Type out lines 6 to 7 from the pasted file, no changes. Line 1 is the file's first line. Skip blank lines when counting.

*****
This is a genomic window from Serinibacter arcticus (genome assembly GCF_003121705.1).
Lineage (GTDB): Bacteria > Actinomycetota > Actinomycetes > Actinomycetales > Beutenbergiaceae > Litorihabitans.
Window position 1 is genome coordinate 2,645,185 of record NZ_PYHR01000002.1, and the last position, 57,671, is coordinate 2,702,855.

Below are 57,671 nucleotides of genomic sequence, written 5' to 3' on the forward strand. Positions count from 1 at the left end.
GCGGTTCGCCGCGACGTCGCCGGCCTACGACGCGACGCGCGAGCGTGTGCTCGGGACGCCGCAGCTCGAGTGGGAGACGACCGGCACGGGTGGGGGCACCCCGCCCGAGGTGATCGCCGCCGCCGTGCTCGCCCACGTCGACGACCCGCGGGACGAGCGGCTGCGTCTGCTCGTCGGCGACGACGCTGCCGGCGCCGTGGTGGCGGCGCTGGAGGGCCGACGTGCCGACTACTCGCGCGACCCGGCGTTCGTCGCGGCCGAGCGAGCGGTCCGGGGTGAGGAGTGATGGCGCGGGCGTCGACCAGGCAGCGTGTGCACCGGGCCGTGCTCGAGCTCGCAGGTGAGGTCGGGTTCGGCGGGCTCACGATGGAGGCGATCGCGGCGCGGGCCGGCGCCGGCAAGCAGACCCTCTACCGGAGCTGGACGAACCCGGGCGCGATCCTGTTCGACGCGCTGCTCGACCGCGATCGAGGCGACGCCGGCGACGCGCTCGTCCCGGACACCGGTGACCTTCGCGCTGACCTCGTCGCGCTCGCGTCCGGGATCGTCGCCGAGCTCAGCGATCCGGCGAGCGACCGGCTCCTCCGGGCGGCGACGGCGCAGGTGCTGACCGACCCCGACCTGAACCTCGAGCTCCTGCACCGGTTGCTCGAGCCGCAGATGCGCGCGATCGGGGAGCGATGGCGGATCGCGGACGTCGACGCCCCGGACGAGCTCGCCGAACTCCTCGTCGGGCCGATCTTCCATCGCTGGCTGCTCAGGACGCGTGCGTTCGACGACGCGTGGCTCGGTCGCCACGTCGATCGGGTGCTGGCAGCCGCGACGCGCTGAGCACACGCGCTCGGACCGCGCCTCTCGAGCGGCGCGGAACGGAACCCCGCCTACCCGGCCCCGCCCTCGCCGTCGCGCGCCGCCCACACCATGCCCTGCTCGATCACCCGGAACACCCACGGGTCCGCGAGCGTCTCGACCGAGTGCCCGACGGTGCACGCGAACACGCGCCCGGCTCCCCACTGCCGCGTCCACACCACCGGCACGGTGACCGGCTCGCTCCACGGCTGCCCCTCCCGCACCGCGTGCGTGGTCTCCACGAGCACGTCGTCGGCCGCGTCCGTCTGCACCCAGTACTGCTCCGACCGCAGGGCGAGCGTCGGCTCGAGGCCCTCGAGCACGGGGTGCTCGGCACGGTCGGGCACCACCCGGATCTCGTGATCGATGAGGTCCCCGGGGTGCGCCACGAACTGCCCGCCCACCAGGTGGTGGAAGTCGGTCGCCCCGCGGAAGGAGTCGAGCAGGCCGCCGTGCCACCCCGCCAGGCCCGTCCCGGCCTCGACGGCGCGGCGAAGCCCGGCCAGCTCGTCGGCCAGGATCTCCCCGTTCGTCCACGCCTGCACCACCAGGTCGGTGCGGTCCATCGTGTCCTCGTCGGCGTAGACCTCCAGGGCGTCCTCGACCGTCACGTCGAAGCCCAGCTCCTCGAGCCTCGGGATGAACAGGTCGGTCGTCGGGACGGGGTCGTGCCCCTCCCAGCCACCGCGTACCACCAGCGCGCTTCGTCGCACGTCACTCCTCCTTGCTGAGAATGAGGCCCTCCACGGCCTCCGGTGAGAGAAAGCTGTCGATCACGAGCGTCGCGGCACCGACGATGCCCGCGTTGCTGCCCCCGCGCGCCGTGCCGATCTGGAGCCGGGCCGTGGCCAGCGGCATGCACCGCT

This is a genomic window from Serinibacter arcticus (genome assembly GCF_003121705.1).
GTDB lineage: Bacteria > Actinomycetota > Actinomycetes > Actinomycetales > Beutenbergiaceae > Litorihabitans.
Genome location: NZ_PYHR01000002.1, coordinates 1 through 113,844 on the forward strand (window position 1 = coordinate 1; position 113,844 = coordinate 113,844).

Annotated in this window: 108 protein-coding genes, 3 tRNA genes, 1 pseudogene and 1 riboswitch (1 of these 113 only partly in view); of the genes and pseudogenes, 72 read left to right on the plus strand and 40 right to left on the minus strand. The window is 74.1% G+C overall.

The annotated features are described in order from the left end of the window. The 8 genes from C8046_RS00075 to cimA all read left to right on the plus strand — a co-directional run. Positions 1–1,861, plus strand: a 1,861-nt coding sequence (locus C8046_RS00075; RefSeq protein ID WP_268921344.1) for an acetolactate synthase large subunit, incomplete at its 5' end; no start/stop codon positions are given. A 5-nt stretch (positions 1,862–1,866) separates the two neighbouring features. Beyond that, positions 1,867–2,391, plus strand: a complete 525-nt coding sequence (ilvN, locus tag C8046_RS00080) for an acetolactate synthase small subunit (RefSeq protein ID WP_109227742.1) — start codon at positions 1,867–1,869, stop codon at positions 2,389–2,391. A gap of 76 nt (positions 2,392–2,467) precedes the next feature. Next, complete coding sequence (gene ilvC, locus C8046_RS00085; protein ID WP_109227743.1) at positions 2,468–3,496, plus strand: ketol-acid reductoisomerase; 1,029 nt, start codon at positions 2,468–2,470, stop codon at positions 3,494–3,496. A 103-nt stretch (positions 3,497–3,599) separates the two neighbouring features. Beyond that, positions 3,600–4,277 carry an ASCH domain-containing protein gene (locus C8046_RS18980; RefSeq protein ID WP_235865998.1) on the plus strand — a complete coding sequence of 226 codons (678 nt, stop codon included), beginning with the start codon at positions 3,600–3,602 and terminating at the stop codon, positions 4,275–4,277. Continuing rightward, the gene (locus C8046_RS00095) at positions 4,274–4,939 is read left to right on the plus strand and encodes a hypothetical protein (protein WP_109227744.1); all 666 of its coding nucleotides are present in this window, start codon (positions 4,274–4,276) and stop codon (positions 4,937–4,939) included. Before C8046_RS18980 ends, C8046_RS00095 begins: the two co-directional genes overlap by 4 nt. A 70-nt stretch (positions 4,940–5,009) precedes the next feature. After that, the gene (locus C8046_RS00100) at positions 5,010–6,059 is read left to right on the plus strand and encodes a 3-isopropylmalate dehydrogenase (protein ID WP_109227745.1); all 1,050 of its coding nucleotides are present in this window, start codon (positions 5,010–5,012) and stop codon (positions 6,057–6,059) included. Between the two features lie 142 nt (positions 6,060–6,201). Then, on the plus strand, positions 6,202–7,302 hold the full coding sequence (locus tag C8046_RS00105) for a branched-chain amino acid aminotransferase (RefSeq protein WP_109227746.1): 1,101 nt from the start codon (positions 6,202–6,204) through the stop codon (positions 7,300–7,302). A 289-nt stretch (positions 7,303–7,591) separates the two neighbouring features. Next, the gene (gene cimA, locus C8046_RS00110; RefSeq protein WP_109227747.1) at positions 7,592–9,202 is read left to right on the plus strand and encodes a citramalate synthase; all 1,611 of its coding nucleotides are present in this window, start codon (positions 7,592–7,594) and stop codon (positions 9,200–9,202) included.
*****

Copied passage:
This is a genomic window from Serinibacter arcticus (genome assembly GCF_003121705.1).
GTDB lineage: Bacteria > Actinomycetota > Actinomycetes > Actinomycetales > Beutenbergiaceae > Litorihabitans.